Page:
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Details of Grant 

EPSRC Reference: EP/H019669/1
Title: A nonlinear plasmonic antenna switch as building block for ultracompact photonic devices.
Principal Investigator: Muskens, Professor O
Other Investigators:
Researcher Co-Investigators:
Project Partners:
Department: Sch of Physics and Astronomy
Organisation: University of Southampton
Scheme: First Grant - Revised 2009
Starts: 14 January 2010 Ends: 13 January 2012 Value (£): 111,439
EPSRC Research Topic Classifications:
Optoelect. Devices & Circuits
EPSRC Industrial Sector Classifications:
No relevance to Underpinning Sectors
Related Grants:
Panel History:
Panel DatePanel NameOutcome
15 Dec 2009 ICT Prioritisation Panel (Dec 09) Announced
Summary on Grant Application Form
Active control over light on nanometer length scales holds promise for many applications in modern science and technology, ranging from optical telecommunication to coherent quantum information. In this First Grant we will develop a new class of ultracompact photonic devices based on nanoscale plasmonic antennas. Plasmonics, the science dealing with confining light at the surface of metals, has the potential to become one of the key nanotechnologies capable of combining electric and photonic components on a single chip. Photonic integration is important to achieve medium-range information transfer and chip-to-chip interconnects in next-generation communication networks.Analogous to their radiowave counterparts, plasmonic nanoantennas are ideal structures for matching incident optical radiation to a nanoscale volume. We propose that the small footprint and ultrafast response of a single antenna can be used to design a new type of ultrafast optical transistor. We introduce here a novel design of an antenna optical switch capable of producing a large modulation depth and requiring only a fraction of the optical power used in state-of-the-art microphotonic switches. In the first part of the project we will demonstrate the proof-of-principle of antenna switching. In the second part, we will integrate a nanoantenna onto a silicon photonic waveguide. We will use the antenna to control the transmission of the photonic waveguide using its very strong scattering at the resonant plasmon wavelength. During our experiments we will work together with a UK fiber-laser company in optimizing a new light source for single-nanoantenna ultrafast spectroscopy.As a follow-on to this project, we will explore the use of antenna switches as saturable absorber medium in a novel class of ultrafast semiconductor lasers. For this we build on the very strong expertise already present in Southampton on semiconductor lasers. The proposed research programme will combine fundamental scientific research with novel technological applications, bringing together yet unconnected fields of research. Successes will benefit to a new generation of light-driven information technology and to low-cost ultrafast lasers for use in applications like biosensing and terahertz generation. Although the initial research will be at a fundamental level, its results will have a large application perspective, with potential benefits to the UK photonics industry.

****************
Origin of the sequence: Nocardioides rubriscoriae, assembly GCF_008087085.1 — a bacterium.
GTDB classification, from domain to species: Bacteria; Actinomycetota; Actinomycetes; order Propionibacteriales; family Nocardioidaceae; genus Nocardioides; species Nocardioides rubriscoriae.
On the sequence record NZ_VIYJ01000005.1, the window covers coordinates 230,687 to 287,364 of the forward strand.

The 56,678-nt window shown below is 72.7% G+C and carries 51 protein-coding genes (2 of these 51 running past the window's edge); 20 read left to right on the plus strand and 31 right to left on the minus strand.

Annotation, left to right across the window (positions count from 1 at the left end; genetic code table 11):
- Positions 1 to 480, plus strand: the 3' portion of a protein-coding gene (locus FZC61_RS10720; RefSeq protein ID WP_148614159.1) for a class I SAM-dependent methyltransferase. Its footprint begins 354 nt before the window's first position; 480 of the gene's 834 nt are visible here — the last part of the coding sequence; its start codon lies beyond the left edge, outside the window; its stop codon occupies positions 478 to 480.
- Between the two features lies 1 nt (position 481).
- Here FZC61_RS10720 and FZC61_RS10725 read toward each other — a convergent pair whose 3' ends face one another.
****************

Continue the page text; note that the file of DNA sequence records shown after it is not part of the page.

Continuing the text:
Key Findings
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Organisation Website: http://www.soton.ac.uk